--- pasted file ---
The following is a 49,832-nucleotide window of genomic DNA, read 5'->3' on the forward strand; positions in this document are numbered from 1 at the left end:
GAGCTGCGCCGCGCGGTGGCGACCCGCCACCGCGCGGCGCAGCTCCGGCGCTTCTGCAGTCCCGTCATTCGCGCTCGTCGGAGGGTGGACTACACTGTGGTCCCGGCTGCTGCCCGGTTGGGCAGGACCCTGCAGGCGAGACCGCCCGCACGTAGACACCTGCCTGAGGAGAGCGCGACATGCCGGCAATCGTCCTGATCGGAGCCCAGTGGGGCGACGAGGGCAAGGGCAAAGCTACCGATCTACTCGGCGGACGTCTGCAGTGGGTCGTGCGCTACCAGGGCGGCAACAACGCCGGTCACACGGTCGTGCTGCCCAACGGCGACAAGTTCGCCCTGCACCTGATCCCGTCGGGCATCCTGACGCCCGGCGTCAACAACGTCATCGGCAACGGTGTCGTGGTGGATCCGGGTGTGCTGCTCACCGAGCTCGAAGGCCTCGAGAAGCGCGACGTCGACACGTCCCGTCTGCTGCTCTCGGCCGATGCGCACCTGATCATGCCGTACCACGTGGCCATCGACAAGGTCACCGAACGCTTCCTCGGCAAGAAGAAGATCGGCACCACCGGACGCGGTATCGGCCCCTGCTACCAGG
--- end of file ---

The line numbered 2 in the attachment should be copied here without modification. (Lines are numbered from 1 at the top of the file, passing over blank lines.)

GAGCTGCGCCGCGCGGTGGCGACCCGCCACCGCGCGGCGCAGCTCCGGCGCTTCTGCAGTCCCGTCATTCGCGCTCGTCGGAGGGTGGACTACACTGTGGTCCCGGCTGCTGCCCGGTTGGGCAGGACCCTGCAGGCGAGACCGCCCGCACGTAGACACCTGCCTGAGGAGAGCGCGACATGCCGGCAATCGTCCTGATCGGAGCCCAGTGGGGCGACGAGGGCAAGGGCAAAGCTACCGATCTACTCGGCGGACGTCTGCAGTGGGTCGTGCGCTACCAGGGCGGCAACAACGCCGGTCACACGGTCGTGCTGCCCAACGGCGACAAGTTCGCCCTGCACCTGATCCCGTCGGGCATCCTGACGCCCGGCGTCAACAACGTCATCGGCAACGGTGTCGTGGTGGATCCGGGTGTGCTGCTCACCGAGCTCGAAGGCCTCGAGAAGCGCGACGTCGACACGTCCCGTCTGCTGCTCTCGGCCGATGCGCACCTGATCATGCCGTACCACGTGGCCATCGACAAGGTCACCGAACGCTTCCTCGGCAAGAAGAAGATCGGCACCACCGGACGCGGTATCGGCCCCTGCTACCAGG